by Peter Ruddle
Many hunters who are only making their first steps in the field of African hunting are enchanted and confused in equal measure by the exotic language spoken by more experienced hunters and outfitters. Take, for instance, “veld”. From context it is clear that the word refers to some kind of terrain – but what kind of terrain is that? Is “veld” and “veldt” the same thing? What difference is there between just “veld” and “bushveld” or “highveld”? Let’s get this straight.
Veld, also spelt veldt, is a word from Afrikaans, the language of the Dutch colonists in South Africa. This word is used to describe a wide open grassland landscape. Words like prairie, pampas, outback, and steppe from around the world all have a similar meaning. A good alternate word often used to describe this habitat type in Africa is “savanna”, sometimes also spelt “savannah”.
The word veld literally means “field” and has military connotations, a legacy carried over from the Anglo-Boer War, where the English had Field Marshals and the Boers, Veldkornets. Today the word is loosely used to describe certain types of habitat, e.g. Renosterveld (Rhino Field). It is often used in combination with other words, to highlight the differences in habitat in various regions, brought about by altitude and rainfall.
Recognizing different kinds of habitat is important for a hunter, because it is often linked to historical natural distribution of certain wildlife species – i.e., where they existed before game ranchers introduced them to areas outside of their natural. Some species are adaptable but others cannot survive outside of their specific habitat, because they can’t handle temperature fluctuations or diseases carried by parasites that only survive in warmer habitats.
The following regionalised habitat types are used to describe various locations in South Africa:
Highveld is found in the interior provinces of the Free State, Gauteng and portions of the Mpumalanga and North West Province in South Africa, and consists of a high grassland plateau, 500–2,100 m (4,900–6,900 ft), virtually devoid of any indigenous trees. Temperatures are warm in summer and cold at night. Overnight frost can be expected with temperatures below freezing on a winter’s morning.
Some species of animals like Eland would migrate into these areas for summer but then return to the lower altitudes, where browse and grazing quality is much better, in winter. Species like Roan and Sable did not originally occur here, but animals like Blesbok and the now extinct Quagga (Zebra) roamed this region in great numbers. Today, Black Wildebeest and the Common Springbuck are found here; these species cannot survive in the Lowveld.
“Lowveld” describes the lowlands in the Northern Limpopo and Mpumalanga, a region that lies below circa 500 m (1,640 ft) in altitude, stretching from the borders with Botswana, Zimbabwe, and Mozambique borders through the Kruger National Park to Eswatini (formerly Swaziland). This is an open woodland area where you can find some of South Africa’s iconic trees mentioned in many hunting books, namely, Baobab, Mopane and Fever Trees.
Historically, the region was well known for its stock diseases, which prevented the introduction of cattle until the Tsetse Flies were wiped out. Today, Foot and Mouth (Hoof and Mouth) is still prevalent in the region and one is encouraged to take malaria prophylactics when hunting in the Lowveld.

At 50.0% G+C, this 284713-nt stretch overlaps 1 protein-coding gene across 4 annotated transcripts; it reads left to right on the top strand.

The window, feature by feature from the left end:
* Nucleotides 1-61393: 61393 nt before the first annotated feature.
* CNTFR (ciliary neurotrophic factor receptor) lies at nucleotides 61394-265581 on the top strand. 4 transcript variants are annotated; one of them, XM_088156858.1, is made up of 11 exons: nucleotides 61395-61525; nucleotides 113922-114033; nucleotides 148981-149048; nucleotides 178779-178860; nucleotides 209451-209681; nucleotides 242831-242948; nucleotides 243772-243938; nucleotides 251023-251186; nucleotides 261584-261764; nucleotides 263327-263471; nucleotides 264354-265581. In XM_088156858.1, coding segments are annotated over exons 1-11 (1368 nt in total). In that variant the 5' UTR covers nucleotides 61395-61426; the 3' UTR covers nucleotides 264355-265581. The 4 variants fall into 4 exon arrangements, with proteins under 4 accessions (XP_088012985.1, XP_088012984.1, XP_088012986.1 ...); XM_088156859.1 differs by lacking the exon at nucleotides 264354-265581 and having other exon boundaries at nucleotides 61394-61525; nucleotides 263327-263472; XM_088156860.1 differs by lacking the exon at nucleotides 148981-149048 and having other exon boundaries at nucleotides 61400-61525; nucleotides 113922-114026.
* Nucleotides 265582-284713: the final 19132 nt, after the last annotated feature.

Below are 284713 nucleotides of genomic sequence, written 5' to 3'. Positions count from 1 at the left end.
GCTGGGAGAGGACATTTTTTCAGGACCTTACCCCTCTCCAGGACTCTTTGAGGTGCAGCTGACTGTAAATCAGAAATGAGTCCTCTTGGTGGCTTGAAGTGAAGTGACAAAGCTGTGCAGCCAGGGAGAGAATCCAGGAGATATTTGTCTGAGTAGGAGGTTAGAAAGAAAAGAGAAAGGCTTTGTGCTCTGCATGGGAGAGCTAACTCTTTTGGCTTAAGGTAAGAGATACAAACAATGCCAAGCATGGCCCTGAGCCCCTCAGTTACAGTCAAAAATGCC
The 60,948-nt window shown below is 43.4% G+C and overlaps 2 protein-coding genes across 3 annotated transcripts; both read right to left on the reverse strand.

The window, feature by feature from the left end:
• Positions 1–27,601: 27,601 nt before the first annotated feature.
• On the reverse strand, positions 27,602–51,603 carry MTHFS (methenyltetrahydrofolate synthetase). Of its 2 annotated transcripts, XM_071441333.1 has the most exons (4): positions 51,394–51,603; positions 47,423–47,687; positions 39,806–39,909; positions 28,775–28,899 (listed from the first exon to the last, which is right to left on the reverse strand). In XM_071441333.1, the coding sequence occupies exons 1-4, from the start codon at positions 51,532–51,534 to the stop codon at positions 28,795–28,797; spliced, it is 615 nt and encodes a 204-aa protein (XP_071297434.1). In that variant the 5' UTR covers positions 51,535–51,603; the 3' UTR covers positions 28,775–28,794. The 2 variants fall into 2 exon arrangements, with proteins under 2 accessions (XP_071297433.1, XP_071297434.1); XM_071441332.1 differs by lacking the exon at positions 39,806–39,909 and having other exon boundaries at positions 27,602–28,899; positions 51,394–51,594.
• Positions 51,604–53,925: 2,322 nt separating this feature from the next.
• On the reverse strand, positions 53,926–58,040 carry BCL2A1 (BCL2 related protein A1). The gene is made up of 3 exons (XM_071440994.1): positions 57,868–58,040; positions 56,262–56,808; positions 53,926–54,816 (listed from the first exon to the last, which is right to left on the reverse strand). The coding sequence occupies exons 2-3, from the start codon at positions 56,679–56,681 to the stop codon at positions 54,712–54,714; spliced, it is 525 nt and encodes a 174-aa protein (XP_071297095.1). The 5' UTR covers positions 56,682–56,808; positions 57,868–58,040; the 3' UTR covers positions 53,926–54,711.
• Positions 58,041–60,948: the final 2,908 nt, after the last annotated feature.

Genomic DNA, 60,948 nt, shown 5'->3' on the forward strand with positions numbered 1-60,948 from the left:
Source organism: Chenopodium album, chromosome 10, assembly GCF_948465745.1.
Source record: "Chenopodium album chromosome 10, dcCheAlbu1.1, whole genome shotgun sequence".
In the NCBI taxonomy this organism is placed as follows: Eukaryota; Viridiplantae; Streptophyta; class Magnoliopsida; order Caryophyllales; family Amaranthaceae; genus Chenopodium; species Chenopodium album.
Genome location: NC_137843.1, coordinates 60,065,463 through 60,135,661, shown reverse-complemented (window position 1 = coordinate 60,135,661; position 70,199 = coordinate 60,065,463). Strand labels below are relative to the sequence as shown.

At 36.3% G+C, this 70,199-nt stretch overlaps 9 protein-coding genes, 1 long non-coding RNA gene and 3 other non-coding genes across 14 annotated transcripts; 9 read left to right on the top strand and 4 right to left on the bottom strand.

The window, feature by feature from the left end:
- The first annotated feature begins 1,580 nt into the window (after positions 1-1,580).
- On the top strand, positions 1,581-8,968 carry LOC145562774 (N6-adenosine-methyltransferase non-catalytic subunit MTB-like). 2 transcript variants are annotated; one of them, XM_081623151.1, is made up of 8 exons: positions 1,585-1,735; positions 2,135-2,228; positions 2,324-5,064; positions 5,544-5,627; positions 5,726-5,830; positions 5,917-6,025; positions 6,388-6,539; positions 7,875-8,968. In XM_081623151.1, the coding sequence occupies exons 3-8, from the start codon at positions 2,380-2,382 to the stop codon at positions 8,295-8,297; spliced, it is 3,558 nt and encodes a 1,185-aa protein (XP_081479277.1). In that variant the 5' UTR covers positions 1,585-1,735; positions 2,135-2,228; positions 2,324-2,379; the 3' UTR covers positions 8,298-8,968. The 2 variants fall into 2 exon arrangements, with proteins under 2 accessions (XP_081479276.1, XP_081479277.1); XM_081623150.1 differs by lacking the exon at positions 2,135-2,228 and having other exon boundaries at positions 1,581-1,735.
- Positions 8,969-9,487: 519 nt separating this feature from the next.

This area is well known as a “Big 5” country and plains game species like Giraffe, Kudu, Nyala, Waterbuck, Blue Wildebeest, Bushbuck, Warthog and Impala. The majority of these species are browsers and cannot survive under Highveld conditions. Hippos and Crocodiles are abundant in the area so stay out of the water.
Bushveld is the transition zone between the Kalahari Desert, Highveld and the Lowveld. This encompasses the bulk of the Limpopo Province and a small portion of the Western North West Province where the elevation ranges from 750 – 1,400 m (2,450 – 4,600 ft). This area usually sees more rainfall than the dry arid western regions of the country.
The word bush is translated from the word “bos” in Afrikaans as the region becomes more densely wooded from the grasslands of the Highveld. The region encompasses some impressive mountain ranges and has a wide assortment of trees.
This habitat is suitable for multiple species, including Black and White Rhino, Buffalo, Giraffe, Kudu, Impala, Gemsbuck, Blue Wildebeest, Sable, Roan and Tsessebe.
Thornveld is more of a habitat type than a region. These semi-arid savanna grasslands are dominated by thorny trees, formerly known as Acacia trees. This includes the well known Umbrella Thorn. The landscape that they cover ranges from plains to rolling hills.
This is obviously a favourite habitat type for all browsing species like Kudu, Nyala, Eland and Bushbuck.
Sandveld is another habitat type, characterised by dry sandy soils typical of certain areas in South Africa. These well drained soils are inhabited by hardy plants and grasses that grow in clumps with exposed patches of soil exposed on the surface.
Shepherds Trees are frequently found in these habitats along with the more desert type wildlife species, like Gemsbuck, Springbuck, Red Hartebeest and the adaptable Blue Wildebeest.
Hardeveld is a term that describes the mountainous region of the Northern Cape. These areas have an abundance of stones and pebbles, making for difficult walking conditions whilst hunting. Hardeveld is a greater diversity of trees than the surrounding semi-desert landscape with many rocky outcrops; it is a favourite habitat for Klipspringer.
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